Yet it is from that primary relationship that the secondary question gets answered. Sometimes there is a deep inner knowing but more often the answer to “What is God calling me to?” is a simple “I don’t know.” Sometimes it is only as we look back across our life that we can see the call and the following. But that “I don’t know” is important because it opens us up to Spirit. As we continue to abide in God, living in ever-deepening relationship to the divine, and ask the question listening for the answer, we are open and ready for the Spirit to blow through us and use us and direct our paths.

It is a process full of inklings and wonderings and perhaps some false starts, rather than a clear unequivocal directive from heaven. I know at times many of us would rather get the telegram, “Your mission, if you choose to accept it is…” We would like God’s call to be big and obvious, a call to ordained ministry, a call to a specific job or a specific location. But more often we get to put one foot in front of the other trusting that as long as we keep asking, God will direct us unto his paths and will continue to call us along the road of our life’s unfolding.

This is what happened to those first disciples – they stayed close to Jesus. They learned what they could and came to know him a little. Each day they got up and did what was in front of them, always within the context of their growing relationship with him. Then, admittedly long before they thought they were ready, Jesus gave them things to do. For some, these tasks were dramatic, for others they were quiet and invisible.

The call to Jesus will always, in one form or another, find expression in ministry. But the call comes first. There can be no real, abiding and sustaining ministry without relationship with Christ, without obedience to him as he calls us to himself.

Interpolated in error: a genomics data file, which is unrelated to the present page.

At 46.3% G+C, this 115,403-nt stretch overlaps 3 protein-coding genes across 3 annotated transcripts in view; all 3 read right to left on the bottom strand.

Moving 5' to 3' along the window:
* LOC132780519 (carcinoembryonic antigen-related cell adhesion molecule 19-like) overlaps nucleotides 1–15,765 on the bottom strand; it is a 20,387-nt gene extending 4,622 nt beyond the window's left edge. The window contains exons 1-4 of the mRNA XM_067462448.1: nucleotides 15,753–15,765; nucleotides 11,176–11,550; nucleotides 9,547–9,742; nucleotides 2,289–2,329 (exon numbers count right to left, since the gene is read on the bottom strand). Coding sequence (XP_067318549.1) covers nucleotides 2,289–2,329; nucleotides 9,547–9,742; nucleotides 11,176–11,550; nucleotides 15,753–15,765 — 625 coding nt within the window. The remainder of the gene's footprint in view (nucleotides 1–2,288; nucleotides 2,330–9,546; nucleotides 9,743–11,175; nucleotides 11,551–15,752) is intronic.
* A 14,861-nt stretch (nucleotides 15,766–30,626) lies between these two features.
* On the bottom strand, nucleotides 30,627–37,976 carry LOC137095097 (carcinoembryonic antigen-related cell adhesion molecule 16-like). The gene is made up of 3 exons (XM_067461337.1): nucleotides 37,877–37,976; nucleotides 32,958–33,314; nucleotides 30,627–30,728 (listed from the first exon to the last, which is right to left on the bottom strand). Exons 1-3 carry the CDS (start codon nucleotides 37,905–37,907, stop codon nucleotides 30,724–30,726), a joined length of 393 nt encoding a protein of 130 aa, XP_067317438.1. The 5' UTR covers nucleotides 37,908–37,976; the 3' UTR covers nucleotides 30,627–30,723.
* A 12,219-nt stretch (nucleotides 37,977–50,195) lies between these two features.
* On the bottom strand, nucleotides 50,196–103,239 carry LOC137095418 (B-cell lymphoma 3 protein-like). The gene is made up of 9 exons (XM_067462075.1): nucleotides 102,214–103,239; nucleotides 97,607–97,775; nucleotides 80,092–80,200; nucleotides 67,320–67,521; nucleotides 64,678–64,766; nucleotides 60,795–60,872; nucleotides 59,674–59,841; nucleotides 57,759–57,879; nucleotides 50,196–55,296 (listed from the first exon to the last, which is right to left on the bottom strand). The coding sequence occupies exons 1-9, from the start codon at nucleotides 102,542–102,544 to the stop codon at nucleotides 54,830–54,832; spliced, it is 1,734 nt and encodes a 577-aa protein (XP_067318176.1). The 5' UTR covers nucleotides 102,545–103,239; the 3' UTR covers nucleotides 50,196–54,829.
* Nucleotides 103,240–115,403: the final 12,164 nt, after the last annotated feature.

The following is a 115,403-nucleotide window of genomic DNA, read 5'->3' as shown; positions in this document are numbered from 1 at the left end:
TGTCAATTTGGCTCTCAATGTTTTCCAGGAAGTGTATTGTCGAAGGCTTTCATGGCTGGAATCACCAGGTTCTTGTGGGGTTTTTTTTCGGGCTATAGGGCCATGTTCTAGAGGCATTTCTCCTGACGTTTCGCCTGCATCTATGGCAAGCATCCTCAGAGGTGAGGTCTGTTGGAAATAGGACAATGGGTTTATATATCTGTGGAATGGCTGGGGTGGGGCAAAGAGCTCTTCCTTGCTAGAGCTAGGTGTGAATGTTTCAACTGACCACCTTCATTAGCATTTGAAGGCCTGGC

We are called to be disciples. Each one of us. That call comes with our baptism, and the call to relationship and ministry will haunt us, and track us down; it will trouble our sleep and whisper in our ears at the worst possible times. It will grow stronger and weaker and stronger again. It may seem to go away, but it always comes back. Because finally, it’s God calling us to Godself. It’s his call to life, to joy and to true peace. It’s a call to all of us.

So let us both individually and as a community of faith say “Yes” to a life of intimacy with Christ. The psalm for St Benedict, our patron saint says “Taste and see that the Lord is good; blessed is the one who takes refuge in him.” (Psalm 34:8) Let us taste and see, and once we taste let us go on to feast on the love of Christ, and then we will find ourselves being called along the paths that he is creating for us. And we will look back with 20/20 hindsight and say, “This is what God was calling us to.”

With thanks to The Rev. James Leggitt and Sermons that Work.

Sunday, January 12, 2014

No Half-baptized

I expect that many of you, like me, will not remember your baptism. I was baptized in England on a Sunday in late March when I was four weeks old. I was not a sickly child, there was no rush to baptize me before I expired. It was simply the fourth Sunday in Lent, and therefore Mothering Sunday, a day which had come to be associated with mothers similar to Mothers Day. The vicar wanted a Mothering Sunday christening and my family was happy to oblige.I don’t know how my mother thought about the service. I imagine she saw it as thanksgiving for my safe arrival, and to give me my name – Caroline after my great aunt who drove ambulances in France in the First World War, and Jane because it was rhythmically fitting. She may have seen it as giving me back to God, as making me a member of the church, but I doubt that the words “Full initiation into the Christian faith” were in her mind, let alone on her lips.

Much has changed since then. Baptism is no longer a nice tradition for acknowledging and celebrating babies. In fact, when approached by proud grandparents about baptizing their new grandchildren I always ask, “Will she be brought up as a Christian and a church member?” The answer is rarely an unequivocal “Yes” and so I decline. Because in the 1970s, the Church re-discovered baptism. We rediscovered it as full initiation into the Body of Christ. We re-discovered it as a rite of passage. We rediscovered how the early church practiced baptism and it made us rethink the whole thing.